They either e-mail or fax the form or letter. If only a letter, the letter itself contains the request for the personal and financial information. The letter, which claims to come from the IRS, states that the recipient will face additional taxes unless he or she quickly faxes the required information to the number provided by the scammer.
In reality, taxpayers file the genuine Form W-8BEN with their financial institutions, not with the IRS. Additionally, the genuine W-8BEN does not request the taxpayer’s passport number, bank account number, security or similar information.
You Can Help Shut Down Phishing Schemes
The good news is that you can help shut down these schemes and prevent others from being victimized. If you receive a suspicious e-mail that claims to come from the IRS, you can relay that e-mail to a new IRS mailbox, firstname.lastname@example.org. Follow instructions in the link below for sending the bogus e-mail to ensure that it retains critical elements found in the original e-mail. The IRS can use the information, URLs and links in the suspicious e-mails you send to trace the hosting Web site and alert authorities to help shut down the fraudulent sites. Unfortunately, due to the expected volume, the IRS will not be able to acknowledge receipt or respond to you.
You can read about additional scams discovered by the IRS at: http://www.irs.gov/newsroom/article/0,,id=211669,00.html
The IRS announced that the standard mileage rate will increase to 55.5 cents per business mile driven, effective July 1, 2011. That is a jump of approximately 9% over the 51 cents allowed for the first part of 2011. According to the IRS, the primary reason for the rate hike is higher gasoline prices.
When you use your car for business, driving between job sites is deductible. So is driving between your home and a temporary job site, job interviews, and conferences. Commuting between your home and a regular place of business generally isn't tax deductible.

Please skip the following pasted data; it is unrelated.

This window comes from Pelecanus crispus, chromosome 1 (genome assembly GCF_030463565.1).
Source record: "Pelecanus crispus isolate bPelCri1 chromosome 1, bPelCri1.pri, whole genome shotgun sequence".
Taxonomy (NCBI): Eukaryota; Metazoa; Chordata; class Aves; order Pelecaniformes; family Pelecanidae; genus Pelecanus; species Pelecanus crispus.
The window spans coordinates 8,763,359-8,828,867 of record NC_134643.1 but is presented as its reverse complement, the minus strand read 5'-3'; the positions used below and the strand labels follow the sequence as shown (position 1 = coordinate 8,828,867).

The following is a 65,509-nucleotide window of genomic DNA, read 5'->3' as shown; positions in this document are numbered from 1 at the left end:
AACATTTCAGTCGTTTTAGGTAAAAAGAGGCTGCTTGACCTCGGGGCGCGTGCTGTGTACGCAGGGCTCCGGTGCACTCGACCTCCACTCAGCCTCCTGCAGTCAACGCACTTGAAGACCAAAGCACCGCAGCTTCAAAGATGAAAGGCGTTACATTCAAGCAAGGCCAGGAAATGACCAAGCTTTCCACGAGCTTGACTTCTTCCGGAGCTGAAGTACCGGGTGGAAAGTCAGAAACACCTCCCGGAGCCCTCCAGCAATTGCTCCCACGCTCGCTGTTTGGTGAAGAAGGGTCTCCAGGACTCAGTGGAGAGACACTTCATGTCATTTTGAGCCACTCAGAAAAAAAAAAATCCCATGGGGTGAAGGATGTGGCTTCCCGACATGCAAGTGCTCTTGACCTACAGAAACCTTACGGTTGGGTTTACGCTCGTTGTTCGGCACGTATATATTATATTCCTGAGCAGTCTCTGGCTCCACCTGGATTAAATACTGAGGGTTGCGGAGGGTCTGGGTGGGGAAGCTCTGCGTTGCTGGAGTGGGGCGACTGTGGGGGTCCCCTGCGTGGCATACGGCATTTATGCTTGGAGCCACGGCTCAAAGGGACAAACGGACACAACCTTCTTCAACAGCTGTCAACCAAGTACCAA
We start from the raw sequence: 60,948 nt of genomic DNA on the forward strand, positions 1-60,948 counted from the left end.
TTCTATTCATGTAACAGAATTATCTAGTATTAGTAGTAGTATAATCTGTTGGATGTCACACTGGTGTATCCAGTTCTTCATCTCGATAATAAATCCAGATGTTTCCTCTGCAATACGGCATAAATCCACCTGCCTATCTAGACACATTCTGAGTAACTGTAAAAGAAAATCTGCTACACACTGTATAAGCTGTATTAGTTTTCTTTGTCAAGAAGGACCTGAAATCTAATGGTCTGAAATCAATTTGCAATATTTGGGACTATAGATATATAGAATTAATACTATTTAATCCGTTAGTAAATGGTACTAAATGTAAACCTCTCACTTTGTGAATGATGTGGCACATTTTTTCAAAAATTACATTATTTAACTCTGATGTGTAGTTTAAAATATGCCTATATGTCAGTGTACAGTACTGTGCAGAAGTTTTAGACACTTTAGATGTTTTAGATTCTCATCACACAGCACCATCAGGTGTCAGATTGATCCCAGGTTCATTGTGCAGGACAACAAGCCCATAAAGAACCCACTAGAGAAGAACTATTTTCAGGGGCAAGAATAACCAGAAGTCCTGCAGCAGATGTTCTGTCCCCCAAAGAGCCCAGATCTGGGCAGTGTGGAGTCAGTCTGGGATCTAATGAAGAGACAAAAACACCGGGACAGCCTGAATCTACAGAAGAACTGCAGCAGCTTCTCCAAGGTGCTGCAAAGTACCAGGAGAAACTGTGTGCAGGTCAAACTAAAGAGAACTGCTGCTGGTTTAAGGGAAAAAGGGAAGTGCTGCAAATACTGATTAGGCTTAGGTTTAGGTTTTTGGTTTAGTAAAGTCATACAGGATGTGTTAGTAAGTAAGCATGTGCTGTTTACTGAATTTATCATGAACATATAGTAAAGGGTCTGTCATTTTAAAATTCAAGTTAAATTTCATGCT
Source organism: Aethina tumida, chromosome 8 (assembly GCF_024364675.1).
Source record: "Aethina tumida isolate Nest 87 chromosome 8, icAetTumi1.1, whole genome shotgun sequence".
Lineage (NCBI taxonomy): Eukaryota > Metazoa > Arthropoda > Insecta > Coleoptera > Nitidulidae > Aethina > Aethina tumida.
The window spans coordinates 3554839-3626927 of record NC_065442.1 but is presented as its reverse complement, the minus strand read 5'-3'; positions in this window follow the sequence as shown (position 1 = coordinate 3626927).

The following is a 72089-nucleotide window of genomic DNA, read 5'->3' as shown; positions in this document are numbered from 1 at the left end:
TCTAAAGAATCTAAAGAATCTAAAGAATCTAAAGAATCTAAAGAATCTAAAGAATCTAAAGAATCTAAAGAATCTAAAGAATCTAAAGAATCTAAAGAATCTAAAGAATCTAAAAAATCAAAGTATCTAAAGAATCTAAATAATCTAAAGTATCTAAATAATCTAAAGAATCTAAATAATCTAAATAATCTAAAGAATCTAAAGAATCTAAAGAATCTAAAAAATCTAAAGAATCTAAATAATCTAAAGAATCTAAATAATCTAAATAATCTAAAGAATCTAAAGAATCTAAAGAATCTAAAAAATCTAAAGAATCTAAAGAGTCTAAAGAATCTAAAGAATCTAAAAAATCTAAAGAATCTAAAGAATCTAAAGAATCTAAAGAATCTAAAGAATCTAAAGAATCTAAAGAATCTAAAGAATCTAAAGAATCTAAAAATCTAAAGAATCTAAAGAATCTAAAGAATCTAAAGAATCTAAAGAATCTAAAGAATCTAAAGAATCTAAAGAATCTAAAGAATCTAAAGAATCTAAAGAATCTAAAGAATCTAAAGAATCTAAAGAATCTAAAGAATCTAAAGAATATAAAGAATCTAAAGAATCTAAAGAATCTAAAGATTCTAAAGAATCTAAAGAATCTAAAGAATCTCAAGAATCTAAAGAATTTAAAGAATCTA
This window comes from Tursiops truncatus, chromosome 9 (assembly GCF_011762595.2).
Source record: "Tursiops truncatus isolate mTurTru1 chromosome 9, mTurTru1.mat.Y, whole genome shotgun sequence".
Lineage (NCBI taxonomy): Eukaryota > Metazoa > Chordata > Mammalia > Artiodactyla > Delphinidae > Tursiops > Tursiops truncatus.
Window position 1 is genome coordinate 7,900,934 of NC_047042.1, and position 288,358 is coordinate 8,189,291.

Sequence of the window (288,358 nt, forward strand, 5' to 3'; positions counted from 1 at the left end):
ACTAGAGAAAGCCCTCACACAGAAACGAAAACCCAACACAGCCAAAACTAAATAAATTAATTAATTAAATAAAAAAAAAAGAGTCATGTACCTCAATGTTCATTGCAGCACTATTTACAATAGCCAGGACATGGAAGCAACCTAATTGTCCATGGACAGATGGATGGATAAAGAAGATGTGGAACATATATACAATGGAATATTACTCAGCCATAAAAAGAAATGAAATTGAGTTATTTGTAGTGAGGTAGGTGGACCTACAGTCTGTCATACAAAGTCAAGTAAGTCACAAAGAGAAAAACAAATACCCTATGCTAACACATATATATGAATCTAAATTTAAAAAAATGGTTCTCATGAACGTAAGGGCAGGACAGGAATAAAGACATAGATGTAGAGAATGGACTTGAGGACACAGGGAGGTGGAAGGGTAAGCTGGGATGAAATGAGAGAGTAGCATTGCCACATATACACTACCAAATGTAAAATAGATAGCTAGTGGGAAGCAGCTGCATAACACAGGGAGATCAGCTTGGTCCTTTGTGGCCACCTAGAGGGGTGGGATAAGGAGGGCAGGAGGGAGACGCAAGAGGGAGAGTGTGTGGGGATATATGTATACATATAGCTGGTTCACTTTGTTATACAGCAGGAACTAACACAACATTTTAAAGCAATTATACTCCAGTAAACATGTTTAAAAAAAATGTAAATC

There are two ways for you to calculate your automobile expenses. You can either multiply the total business miles driven during the year with the applicable rate of $.555 for the last six months or $.51 for the first six months, or you can base your deduction on the percentage of miles your car was driven for business multiplied by actual costs incurred. Allowable costs include gas, insurance, repairs, parking at home, and either your lease payments, or if you own your car, a factor for depreciation.
Generally, unless you drive your car relatively few miles each year, with most of those miles being allowable business miles, you're better off basing your deduction on the standard mileage rate.
Other Deductible Miles
Any mileage driven in connection with a qualified move is deductible at a rate of 23.5 cents per mile effective July 1, 2011, up from 19 cents per mile for the first part of the year, and should be reported on a Form 3903, Moving Expenses. Medical mileage is deductible at the same rates, and should be reported with all other medical expenses on the Schedule A.
The standard mileage rate for using your automobile in connection with a charitable activity did not increase and remains at 14 cents per mile. Make sure to report these miles with other charitable contributions as an itemized deduction of the Schedule A.
The weather is getting hot. Picnics, barbecues and getting in the water somewhere are the thoughts that occupy our minds.
There might even be brief occasions when a high school student might think about getting into college, or a parent might be concerned about finding money for college, but why not wait until high school starts again in September?
Or for those parents with younger children, setting up camp schedules for their 7 and 8 year-olds, planning for summer and vacations – Money for college and other college search questions can stay on the back burner. After all, those kids will not head off to college for another 10 years or so.
Yes, why worry? There is no pressure (otherwise known as “ignorance is bliss”).
If our College Search GamePLAN blog had a big air horn, we’d let it rip right now!
Remember the old saying: “A stitch in time saves nine”?
This is a golden rule if your student is college bound (no matter the age).
Since we don’t have a foghorn or an air horn like those big old trains, we’ll just try to spread the word and hope a few will listen and TAKE ACTION!
Here are just some of the issues we will be discussing over the next few weeks:
So stay tuned. The posts won’t be super long and will address a variety of issues as well as money for college. But if they flip your college search and financing switch and help get you on the go, they will have done the trick.